‘Big mouth’: season 6 evolves its characters but by talking less about sex it shows that the Netflix series no longer has so much to tell

For many, ‘bigmouth’ it’s over from character design: some supposedly ugly big-headed children talking about sex in a very explicit way It is not a tasteful dish for everyone. But those who stayed were able to discover that the series was not what it seemed and narrated the awakening to sexuality of a group of boys and girls without fuss, educating but without neglecting the fun.For those of us who grew up used to educational videos of ‘What’s happening to me?’ and similar trifles, ‘Big mouth’ was a revelation. But six seasons have passed, and the series has evolved… And it’s not clear that it’s for the better.

I’ve going through changes

In its first seasons, ‘Big mouth’ dealt with the lives of thirteen-year-olds and their hormone monsters talking about masturbation, shame, intimacy, or explaining the range of different sexualitiesbut in the season 6 has become something else entirely, that the same treats penis cheating or vaginal conditions like toxic relationships, broken families or the fear of being replaced.

It has not been a sudden change, but in this sixth season is when it has been questioned the most ‘Big mouth’ no longer has much to tell except that they jump back in time. In this season, beyond the fabulous episode of the embarrassments related to the vagina (on the street, the best of this batch of episodes), it is about tiptoeing asexuality, the purity test or the importance of religion in the chastity of American teenagers, but more tangentially: the series on the discovery of sexuality in the end he has decided that what interests him most is love and family.

Big Mouth

Of course, sex is part of the backbone of the series, but at this point more as a context and background than as a central theme of it. Five years after its premiere, the series has definitively turned emotional, with mixed results. The relationship between Matthew and Jay, and how the second changes little by little denying his reality to impress his partner, is the best managed and solved in a sea of ​​questionable creative decisions: turning Nicky’s father into a violent uncle, Andrew’s toxic long-distance relationship or Lola’s search for identity could have been solved much better if the series had focused instead on living this transition between what it was and what it wants be.

More monsters, less hormones

Although we haven’t advanced much in terms of plot (except for a couple of changes, everything ends more or less as it began), the ‘Big mouth’ team, by leaving the sex more or less aside, has the opportunity to grow the characters and not forget, as they usually do, of what has happened in previous episodes. Although he boasts of his own self-awareness -including the parody of the compilation episodes- the truth is that the series often forgets the current personality of its protagonists or what they have already experienced.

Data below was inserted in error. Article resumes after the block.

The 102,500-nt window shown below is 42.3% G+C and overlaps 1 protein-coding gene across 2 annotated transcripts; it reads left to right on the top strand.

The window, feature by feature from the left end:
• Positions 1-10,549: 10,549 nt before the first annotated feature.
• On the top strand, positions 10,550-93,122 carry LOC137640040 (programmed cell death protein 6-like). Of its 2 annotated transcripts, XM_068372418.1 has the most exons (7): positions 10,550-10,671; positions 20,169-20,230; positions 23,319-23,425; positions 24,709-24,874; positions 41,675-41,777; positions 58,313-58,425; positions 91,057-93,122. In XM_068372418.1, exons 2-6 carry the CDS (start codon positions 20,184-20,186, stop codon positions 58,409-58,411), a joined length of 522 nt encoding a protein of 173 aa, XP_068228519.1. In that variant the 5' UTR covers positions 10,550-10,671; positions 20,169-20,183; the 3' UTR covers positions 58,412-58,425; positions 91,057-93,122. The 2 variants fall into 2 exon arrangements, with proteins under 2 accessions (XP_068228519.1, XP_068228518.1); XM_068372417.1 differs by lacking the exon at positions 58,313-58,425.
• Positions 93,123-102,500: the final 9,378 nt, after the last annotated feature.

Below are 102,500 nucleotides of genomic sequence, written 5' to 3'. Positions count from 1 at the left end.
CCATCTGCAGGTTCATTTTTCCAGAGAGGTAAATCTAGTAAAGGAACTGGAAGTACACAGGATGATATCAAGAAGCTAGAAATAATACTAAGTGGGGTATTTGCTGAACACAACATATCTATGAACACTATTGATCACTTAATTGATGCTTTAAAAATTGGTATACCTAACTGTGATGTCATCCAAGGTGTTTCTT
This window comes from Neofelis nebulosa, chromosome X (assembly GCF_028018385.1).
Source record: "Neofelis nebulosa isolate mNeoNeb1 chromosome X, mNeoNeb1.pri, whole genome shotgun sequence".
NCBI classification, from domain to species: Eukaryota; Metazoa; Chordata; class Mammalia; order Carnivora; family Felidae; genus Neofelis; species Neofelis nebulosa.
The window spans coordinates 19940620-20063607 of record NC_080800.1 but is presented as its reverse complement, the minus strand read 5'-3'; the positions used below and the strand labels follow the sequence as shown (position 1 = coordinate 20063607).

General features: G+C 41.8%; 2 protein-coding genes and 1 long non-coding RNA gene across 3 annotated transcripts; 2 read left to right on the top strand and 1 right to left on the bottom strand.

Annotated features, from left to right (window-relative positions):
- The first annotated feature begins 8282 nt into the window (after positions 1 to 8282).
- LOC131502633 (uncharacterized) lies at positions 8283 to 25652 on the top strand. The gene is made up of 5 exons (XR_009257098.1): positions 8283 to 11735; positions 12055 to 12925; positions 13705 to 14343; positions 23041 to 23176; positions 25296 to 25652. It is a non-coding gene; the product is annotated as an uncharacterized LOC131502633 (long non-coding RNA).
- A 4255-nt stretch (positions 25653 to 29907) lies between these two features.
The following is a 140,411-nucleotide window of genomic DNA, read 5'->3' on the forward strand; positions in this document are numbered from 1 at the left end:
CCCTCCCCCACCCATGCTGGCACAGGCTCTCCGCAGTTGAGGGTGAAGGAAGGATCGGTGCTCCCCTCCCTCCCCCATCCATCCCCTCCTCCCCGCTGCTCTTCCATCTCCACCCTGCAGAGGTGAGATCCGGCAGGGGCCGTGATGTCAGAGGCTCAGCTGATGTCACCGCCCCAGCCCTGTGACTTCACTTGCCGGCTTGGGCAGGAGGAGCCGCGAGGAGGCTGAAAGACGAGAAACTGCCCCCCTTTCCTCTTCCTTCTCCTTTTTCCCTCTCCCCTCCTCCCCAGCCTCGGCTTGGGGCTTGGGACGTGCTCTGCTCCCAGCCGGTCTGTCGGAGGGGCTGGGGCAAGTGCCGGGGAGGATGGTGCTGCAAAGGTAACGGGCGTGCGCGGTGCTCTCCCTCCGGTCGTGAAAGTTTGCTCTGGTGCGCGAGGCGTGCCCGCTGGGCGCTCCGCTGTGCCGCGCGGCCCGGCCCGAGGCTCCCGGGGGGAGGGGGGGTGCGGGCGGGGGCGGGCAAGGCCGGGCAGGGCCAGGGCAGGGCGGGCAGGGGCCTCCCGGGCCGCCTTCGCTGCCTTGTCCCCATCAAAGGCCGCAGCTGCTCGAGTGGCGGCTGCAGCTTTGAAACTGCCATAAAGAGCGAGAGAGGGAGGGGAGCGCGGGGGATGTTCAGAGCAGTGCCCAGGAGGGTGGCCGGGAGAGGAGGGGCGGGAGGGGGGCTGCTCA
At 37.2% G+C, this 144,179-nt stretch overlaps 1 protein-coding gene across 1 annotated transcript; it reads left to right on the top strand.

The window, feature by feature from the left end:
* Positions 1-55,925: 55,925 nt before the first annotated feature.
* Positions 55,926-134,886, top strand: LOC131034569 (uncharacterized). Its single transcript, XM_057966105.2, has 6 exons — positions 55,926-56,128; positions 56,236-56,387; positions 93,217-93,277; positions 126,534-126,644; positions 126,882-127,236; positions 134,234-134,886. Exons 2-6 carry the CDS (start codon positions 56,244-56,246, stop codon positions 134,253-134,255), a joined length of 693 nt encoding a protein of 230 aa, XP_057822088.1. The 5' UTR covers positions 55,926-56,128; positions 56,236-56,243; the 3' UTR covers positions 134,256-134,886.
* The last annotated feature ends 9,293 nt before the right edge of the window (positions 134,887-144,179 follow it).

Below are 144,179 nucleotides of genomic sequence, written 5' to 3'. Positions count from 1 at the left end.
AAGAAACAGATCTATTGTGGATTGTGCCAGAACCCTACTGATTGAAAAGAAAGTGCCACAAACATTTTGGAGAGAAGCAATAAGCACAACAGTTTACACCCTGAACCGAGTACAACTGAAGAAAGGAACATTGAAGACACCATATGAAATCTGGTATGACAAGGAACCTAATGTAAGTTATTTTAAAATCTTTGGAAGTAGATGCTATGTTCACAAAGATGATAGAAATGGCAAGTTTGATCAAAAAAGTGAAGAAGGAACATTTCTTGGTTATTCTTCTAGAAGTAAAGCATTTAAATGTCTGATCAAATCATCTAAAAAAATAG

Missy Big Mouth

This season hits where it failed before and fails where it hit before always: for example, in episodic characters. The depression cat, the anxiety mosquito or Lola’s pubic hairs were great additions in previous years, but it seems as if after ‘Human Resources’ the writers would have run out of ideas: here we have an Apple brooch played by Jeff Goldblum (he works, plot doesn’t) or Jessi’s angry genitalia, but they lack charisma. In the end, all the new characters with any importance come from the spin-off.

The voice cast of ‘Big mouth’ is very, very large: it has more than fifty characters that you can introduce at any time, and focus the plot so much on a character as boring as Elijah, who neither contributes jokes nor does he understand why Missy is obsessed with him to the point of promising purity or agreeing not to go beyond holding hands. Bernie is funnier (in part because she’s played by the ever-fabulous Kristen Schaal), but her parting is anticlimactic and painful. About Montel, the son of Connie and Maury, better not to talk. ‘Big mouth’ is still a good series, but it knows how to do it better.

Once more, with feeling

I’m a fan of musical episodes. Whether it’s the ‘scrubs’, ‘Buffy the Vampire Slayer’ either ‘Phineas and Ferb’, with a few songs you already have me on board. And yet, ‘Big mouth’, which this season has real anthems, decides to make the least charismatic and funny musical episode possiblestarring a Lola who eats every minute in which she appears and asked for a complete episode… in which it wasn’t just a walking joke.

It’s not that this season is bad, and it’s still ‘Big mouth’ with all its consequences, but It shows that the team has put much more love into ‘Human Resources’, a series that, in addition to dirty jokes, had a heart, allowed us to explore many more aspects of the human being and showed a new world full of possibilities. For the first time, the Netflix series feels stuck, continually revolving around itself and searching again for its own personality. And it’s a shame.

I am fully aware that this is a serious analysis of a series that devotes an entire episode to talking about a thirteen year old boy accidentally put on a penis trap or in which a hormone monster gives birth from the ass at supersonic speed, but in the end it is ‘Big mouth’ itself that wants to evolve, deal with more personal issues, value family and turn their characters into something more than stereotypes. The problem is that after so long he has forgotten how to love them.

‘Big mouth’: season 6 evolves its characters but by talking less about sex it shows that the Netflix series no longer has so much to tell